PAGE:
Introducing Agentless Cloud Monitoring

In my thesis work I’m developing a framework built on top of KVM and QEMU which adds the capability of cloud-wide agentless monitoring.  If you’re interested in this line of thinking read on for a high-level introduction and please comment in!

Three properties of the Virtual Machine (VM) abstraction enable and distinguish modern cloud computing: strong isolation, virtualized hardware, and soft-state provisioning. Strong isolation provides isolation between a VM and its host, and between a VM and other VMs executing on the same host. Because of strong isolation, separate entities may share the same host without knowledge of each other in a multi-tenant environment. Virtualized hardware frees a VM from its underlying hardware architecture and devices. This freedom consolidates workloads, now untethered from their hosts, by migrating them as the work intensity varies, and assigning resources only when needed. Soft-state provisioning reduces the time to deploy a running service. Requested resources can tightly match current workloads, and as the demands of the workload change over time, resources are elastically scaled. Continue reading

The Curious Case of a Sick Google Glass

During recent experiments for a research paper, my research group observed very strange symptoms from our Google Glass. Most of our experiments were done to study the impact of latency on cognitive assistance applications such as programs designed to remind you who is in front of you, or notify you that it is safe to cross the street. We observed a large variation in latency which was unexplainable by the usual culprits such as poorly performing WiFi networks. We had isolated all the possible sources outside of the Google Glass, but the unknown source of latency jitter was still ruining our experimental results. At this point, we knew we had to figure out what was going on inside the Google Glass itself.

Continue reading

More with Less: Deduplication

Deduplication is a critical technology for modern production and research systems. In many domains, such as cloud computing, it is often taken for granted [0]. Deduplication magnifies the amount of data you can store in memory [1], on disk [2], and in transmission across the network [3]. It comes at the cost of more CPU cycles, and potentially more IO operations at origin and destination storage backends. Microsoft [4], IBM [5], EMC [6], Riverbed [7], Oracle [8], NetApp [9], and other companies tout deduplication as a major feature and differentiator across the computing industry. So what exactly is deduplication?

Continue reading

Eyes Clouded by Distributed Systems

You are probably reading this article with a dual- or quad-core processor, and perhaps with even more cores. Your computer is already a distributed system, with multiple computing components—cores—communicating with each other via main memory and other channels such as physical buses—or wires—between them. As you browse multiple web pages you are interacting with the largest distributed system ever created—the Internet.  We recently celebrated IPv6 Day [0]: IPv6 is a new form of addressing devices connected to the Internet because its sheer scale has outgrown the previous standard IPv4’s list of addresses—all 4+ billion of them.  Every Internet company depends on distributed systems, and, by extension, the economies of the world are now tied to them.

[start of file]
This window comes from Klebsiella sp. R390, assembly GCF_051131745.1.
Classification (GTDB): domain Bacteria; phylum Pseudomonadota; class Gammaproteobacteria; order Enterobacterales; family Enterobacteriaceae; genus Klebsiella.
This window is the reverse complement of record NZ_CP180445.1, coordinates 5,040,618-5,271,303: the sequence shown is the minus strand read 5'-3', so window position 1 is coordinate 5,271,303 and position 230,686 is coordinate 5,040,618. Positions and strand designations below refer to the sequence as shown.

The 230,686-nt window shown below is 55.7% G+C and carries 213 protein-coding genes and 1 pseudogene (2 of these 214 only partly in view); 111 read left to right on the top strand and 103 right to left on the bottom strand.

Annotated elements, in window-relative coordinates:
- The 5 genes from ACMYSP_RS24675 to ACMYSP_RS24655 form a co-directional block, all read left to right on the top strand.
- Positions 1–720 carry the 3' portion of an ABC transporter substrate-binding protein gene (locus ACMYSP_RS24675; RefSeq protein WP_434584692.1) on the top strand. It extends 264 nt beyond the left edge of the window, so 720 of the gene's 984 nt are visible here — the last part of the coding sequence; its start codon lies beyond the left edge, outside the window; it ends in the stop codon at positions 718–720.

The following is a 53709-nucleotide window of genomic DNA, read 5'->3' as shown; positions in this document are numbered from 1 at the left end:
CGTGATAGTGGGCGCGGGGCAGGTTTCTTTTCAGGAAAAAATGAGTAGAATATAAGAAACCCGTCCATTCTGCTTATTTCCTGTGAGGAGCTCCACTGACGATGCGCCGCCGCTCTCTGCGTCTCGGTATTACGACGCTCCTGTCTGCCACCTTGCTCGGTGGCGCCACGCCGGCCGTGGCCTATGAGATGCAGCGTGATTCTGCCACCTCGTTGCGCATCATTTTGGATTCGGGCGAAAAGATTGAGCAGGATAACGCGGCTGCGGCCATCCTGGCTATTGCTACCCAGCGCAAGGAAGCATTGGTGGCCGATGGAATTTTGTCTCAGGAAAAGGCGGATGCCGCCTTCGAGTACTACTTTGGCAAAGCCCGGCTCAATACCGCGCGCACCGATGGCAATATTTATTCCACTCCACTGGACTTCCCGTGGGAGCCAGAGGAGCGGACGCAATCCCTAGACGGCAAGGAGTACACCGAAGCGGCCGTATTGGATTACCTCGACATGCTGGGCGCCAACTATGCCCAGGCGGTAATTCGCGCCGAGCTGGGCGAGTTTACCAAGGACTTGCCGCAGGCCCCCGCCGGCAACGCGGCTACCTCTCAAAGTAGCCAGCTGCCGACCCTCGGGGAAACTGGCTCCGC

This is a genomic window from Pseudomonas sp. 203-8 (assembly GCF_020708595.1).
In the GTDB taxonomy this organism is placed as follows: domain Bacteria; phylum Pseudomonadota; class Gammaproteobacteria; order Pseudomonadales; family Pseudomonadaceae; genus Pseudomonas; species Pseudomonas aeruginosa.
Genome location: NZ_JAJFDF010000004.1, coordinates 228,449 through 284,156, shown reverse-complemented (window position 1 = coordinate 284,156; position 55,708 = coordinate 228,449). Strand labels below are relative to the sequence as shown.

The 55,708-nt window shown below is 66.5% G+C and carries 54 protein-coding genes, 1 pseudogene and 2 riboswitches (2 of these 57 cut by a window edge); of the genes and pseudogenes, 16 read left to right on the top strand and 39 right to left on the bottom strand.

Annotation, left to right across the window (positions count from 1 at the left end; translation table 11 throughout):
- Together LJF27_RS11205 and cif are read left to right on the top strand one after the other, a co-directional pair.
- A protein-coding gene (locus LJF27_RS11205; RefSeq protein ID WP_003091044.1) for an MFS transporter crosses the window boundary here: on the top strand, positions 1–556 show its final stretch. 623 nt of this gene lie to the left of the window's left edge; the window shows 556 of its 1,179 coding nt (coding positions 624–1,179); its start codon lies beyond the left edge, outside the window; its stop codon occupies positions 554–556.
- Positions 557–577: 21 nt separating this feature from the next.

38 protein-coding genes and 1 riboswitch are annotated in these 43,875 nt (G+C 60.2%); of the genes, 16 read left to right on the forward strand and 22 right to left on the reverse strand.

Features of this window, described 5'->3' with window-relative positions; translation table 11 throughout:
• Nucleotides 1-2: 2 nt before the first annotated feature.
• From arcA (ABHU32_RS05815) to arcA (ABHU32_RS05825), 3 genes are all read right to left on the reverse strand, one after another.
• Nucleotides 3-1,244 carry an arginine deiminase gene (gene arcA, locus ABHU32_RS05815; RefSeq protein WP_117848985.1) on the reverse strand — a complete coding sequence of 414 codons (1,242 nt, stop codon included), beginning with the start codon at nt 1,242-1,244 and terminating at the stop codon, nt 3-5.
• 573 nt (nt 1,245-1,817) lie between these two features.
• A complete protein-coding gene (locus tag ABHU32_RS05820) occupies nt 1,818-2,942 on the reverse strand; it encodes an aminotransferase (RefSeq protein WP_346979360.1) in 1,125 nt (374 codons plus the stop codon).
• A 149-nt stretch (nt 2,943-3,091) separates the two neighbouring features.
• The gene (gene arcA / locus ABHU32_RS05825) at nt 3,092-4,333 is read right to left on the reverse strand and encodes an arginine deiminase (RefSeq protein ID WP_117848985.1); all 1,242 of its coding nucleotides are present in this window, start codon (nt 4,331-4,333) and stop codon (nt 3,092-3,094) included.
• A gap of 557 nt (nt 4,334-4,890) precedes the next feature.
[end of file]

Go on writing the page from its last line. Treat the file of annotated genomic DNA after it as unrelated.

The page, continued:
Companies such as Google, Facebook, and Amazon are all interested in building highly efficient large-scale distributed systems which power their businesses. Over the previous decade, Google has described their Google File System (GFS) [1]—a file system spanning thousands of computers to store more data than any single computer system, and a technology that has shaped almost every form of large-scale computing since publication: MapReduce [2].  MapReduce is distributed computing for the masses because it distills everything down to two functions—Map and Reduce—and once they are specified it handles all other aspects of coordinating thousands of computers on behalf of the programmer. Facebook has released open source projects such as Thrift [3] for implementing communication between programs in different programming languages. Amazon built the first, and largest, public cloud EC2 [4] by inventing new distributed systems designed to bring datacenter scale to the masses—with EC2 you can easily start 100 servers within minutes.   Amazon has offered many other services to enhance their overall cloud such as a storage substrate called S3 [5]—think of it as a building block for a GFS—and CloudFront [6], a content distribution network (CDN) designed to distribute data around the world for low latency and high bandwidth access. Akamai [7] also helps deliver the web’s content with one of the largest CDN networks in the world. Netflix has their own distributed CDN [8] as they outgrew solutions provided by Akamai and Amazon.

Continue reading